Episode One (The Bad Guys #1)

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bad-guys-episode-1

Aaron Blabey,  Episode One (The Bad Guys #1),  Scholastic Australia,  1 July 2015,  144pp.,  $9.99 (pbk),  ISBN 9781760150426

This graphic novel for primary school children, by the always entertaining Aaron Blabey, is an absolute joy to read. Mr Wolf – dressed Reservoir Dogs style in a nod to gangster villains – wants you to know that even though he occasionally dresses like an old lady, it does not mean that he’s always a ‘bad guy’. He’s just misunderstood. Just like Mr Snake and Mr Piranha, who submit their rap sheets for the reader to peruse, but set out to show that they are really good guys, by cruising around in a souped up V8 with Mr Shark, saving cats from trees and releasing dogs from the pound. The satire in this book is spot on, and even though much of the sophisticated humour went over my four year old’s head, she still laughed at the dead pan delivery of the characters, the glum looking Bolivian piranha, and the fluff jokes. I laughed at it all. Refreshing and fun, this one is highly recommended.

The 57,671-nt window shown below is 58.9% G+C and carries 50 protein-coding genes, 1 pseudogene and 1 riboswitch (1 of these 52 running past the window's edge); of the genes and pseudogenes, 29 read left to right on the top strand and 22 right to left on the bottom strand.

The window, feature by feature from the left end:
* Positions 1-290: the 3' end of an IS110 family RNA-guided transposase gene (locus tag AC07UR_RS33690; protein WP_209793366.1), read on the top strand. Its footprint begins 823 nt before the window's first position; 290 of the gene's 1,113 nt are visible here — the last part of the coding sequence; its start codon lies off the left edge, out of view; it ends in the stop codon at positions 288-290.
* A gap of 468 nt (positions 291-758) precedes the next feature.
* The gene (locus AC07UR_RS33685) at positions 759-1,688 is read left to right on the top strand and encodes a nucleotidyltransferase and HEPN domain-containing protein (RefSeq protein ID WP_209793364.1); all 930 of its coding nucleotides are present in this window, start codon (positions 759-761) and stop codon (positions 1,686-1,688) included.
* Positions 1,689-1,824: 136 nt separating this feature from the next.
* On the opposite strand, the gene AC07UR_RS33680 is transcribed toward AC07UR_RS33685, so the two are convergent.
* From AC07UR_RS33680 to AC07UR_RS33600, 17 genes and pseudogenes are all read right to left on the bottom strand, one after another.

Reviewed by Angie Holst

Booktopia

1 Comment

  1. I am thrilled to read another funny book by Aaron Blabey. He’s become my favourite illustrator/Author this year, with “Thema the Unicorn”, “Pig the Pug” series and “Phirana’s Don’t Eat Bananas” on my list of favourite younger picture books. I read a copy of “The Bad Guys: episode” one about a month ago, and I eagerly await the next episode “Mission Unpluckable”, coming out November 1st. I think that young readers will engage with the stories and have a good laugh at the Bad Guys attempt to become Good Guys.

    I am mostly interested Blabey’s illustration style, and wonder where he studied art, or did it come naturally? His illustrations are dynamic, bold and comically entertaining, with minimal background detail. The character’s have large eyes and very expressive facial features. The images are not completely constrained within the page, and living another life outside the book, as characters enter from the side or bottom of the page.

    Blabey uses dramatic angles and perspectives in the page design to put you in the scene. Even though the images are black and white (greyscale), they certainly are working effectively for the newspaper-like, gangster feel for this novel.

    Keep the Blabey books coming.

    Thanks,
    Deb

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